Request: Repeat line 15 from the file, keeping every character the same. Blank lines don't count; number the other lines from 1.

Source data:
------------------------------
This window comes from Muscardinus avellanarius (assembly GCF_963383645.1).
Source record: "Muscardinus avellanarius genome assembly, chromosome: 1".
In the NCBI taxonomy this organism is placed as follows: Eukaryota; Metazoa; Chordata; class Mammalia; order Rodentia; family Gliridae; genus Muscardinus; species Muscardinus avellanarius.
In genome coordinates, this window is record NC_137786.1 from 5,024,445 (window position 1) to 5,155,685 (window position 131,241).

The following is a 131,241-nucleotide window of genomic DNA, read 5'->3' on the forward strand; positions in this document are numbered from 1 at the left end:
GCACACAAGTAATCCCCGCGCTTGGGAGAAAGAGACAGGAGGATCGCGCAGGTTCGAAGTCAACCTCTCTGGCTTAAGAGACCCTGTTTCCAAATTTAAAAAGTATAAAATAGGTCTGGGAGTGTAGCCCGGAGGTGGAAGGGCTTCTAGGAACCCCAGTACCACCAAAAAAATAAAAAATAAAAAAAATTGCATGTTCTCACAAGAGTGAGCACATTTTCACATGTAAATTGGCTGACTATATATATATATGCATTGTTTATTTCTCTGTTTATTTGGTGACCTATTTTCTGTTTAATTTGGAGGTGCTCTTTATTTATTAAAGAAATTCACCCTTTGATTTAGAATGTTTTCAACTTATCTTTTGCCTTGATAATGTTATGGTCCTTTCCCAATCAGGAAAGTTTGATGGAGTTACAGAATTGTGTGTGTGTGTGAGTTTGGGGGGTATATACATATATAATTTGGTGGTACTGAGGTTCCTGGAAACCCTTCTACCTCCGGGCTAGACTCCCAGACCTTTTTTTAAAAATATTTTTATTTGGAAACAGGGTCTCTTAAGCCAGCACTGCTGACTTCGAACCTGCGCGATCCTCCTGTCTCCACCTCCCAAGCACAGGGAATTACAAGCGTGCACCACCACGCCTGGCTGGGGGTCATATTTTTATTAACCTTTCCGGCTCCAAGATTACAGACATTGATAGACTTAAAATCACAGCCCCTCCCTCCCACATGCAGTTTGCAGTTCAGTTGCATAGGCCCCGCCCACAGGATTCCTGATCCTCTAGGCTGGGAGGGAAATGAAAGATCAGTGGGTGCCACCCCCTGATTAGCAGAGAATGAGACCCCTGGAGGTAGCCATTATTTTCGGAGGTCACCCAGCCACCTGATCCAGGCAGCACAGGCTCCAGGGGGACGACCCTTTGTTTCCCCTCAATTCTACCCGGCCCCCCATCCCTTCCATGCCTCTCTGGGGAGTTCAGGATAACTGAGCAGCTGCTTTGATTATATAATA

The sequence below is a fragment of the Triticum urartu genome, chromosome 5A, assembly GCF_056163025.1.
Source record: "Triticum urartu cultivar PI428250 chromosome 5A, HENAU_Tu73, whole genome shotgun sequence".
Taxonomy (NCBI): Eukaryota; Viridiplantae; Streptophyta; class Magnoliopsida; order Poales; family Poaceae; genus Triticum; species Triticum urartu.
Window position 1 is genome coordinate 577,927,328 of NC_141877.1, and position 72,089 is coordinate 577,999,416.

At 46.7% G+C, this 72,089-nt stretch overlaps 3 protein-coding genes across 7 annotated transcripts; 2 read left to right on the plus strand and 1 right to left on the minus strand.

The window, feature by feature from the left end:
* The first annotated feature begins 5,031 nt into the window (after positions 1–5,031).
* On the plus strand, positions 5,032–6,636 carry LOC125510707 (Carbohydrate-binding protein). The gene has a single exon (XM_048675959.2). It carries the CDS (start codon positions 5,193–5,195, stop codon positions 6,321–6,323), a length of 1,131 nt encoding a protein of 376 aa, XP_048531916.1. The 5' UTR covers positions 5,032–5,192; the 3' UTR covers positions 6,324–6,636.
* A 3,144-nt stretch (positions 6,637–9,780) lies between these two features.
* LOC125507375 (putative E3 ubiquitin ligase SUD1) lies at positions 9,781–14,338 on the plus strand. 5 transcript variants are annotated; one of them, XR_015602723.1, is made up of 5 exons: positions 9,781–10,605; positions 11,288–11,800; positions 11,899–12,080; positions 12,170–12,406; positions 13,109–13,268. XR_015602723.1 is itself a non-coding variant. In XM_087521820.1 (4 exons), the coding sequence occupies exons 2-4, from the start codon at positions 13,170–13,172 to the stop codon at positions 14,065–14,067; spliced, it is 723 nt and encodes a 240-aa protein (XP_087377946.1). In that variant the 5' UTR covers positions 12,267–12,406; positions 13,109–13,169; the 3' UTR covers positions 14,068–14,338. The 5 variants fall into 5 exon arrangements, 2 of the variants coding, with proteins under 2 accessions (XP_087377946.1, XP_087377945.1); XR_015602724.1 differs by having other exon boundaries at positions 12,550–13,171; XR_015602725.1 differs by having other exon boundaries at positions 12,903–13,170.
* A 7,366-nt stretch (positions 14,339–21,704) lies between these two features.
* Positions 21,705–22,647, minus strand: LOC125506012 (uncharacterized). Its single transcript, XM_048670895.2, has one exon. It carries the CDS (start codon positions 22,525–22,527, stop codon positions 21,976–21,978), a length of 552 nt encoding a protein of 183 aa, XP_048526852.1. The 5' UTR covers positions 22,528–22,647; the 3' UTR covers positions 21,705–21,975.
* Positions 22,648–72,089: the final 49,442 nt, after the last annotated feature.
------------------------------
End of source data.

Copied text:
* A 3,144-nt stretch (positions 6,637–9,780) lies between these two features.